A roughly spherical group of old stars in the halo of a galaxy. Globular clusters contain from tens of thousands to millions of stars, and have diameters of 100–300 l.y. At the centre of the cluster, where most stars are concentrated, the density may be over 250 stars per cubic light year. About 150 globular clusters are known in our Galaxy, travelling on highly elongated orbits around the galactic centre. They are very old, about 1010 years, having formed early in the history of the Galaxy. Stars in globular clusters are members of Population II, with a low content of heavy elements (only a few per cent of the solar value), although a few show values approaching that of the Sun. On the Hertzsprung–Russell diagram of a globular cluster, the main sequence and the giant branch are smoothly joined via a subgiant branch; also conspicuous is an asymptotic giant branch and a horizontal branch, punctuated by an instability strip containing RR Lyrae variables. Globular clusters are found around all large galaxies, but are most abundant around giant elliptical galaxies. Some galaxies, particularly those that have undergone recent mergers, contain large numbers of young globular clusters.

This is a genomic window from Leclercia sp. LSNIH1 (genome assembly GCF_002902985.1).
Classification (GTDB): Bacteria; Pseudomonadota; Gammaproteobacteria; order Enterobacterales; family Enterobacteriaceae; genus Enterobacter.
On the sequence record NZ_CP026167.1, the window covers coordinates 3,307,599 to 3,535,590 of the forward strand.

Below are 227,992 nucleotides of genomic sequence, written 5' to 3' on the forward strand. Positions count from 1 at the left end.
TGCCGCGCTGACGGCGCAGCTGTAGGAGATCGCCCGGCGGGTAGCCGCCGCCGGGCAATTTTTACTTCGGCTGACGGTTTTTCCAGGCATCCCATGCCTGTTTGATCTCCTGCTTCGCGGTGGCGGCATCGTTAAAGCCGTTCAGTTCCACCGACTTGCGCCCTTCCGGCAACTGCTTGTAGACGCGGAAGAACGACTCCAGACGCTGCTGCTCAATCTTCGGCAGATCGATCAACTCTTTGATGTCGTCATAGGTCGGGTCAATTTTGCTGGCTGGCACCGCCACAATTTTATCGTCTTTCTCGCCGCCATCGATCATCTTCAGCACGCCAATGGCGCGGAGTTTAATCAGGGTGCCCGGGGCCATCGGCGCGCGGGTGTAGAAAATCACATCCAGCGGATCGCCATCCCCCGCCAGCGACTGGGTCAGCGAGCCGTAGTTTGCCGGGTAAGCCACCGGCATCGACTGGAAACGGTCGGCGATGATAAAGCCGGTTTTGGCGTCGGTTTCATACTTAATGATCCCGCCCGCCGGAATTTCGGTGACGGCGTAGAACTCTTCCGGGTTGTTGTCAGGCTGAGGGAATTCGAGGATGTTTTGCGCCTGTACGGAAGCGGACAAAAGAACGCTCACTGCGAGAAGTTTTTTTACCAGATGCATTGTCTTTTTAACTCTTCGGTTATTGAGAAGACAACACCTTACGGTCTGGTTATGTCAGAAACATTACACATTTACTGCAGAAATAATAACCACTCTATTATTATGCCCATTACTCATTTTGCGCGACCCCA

http://www.physics.mcmaster.ca/~harris/mwgc.dat Database of known globular clusters.
Subjects: Astronomy and Astrophysics.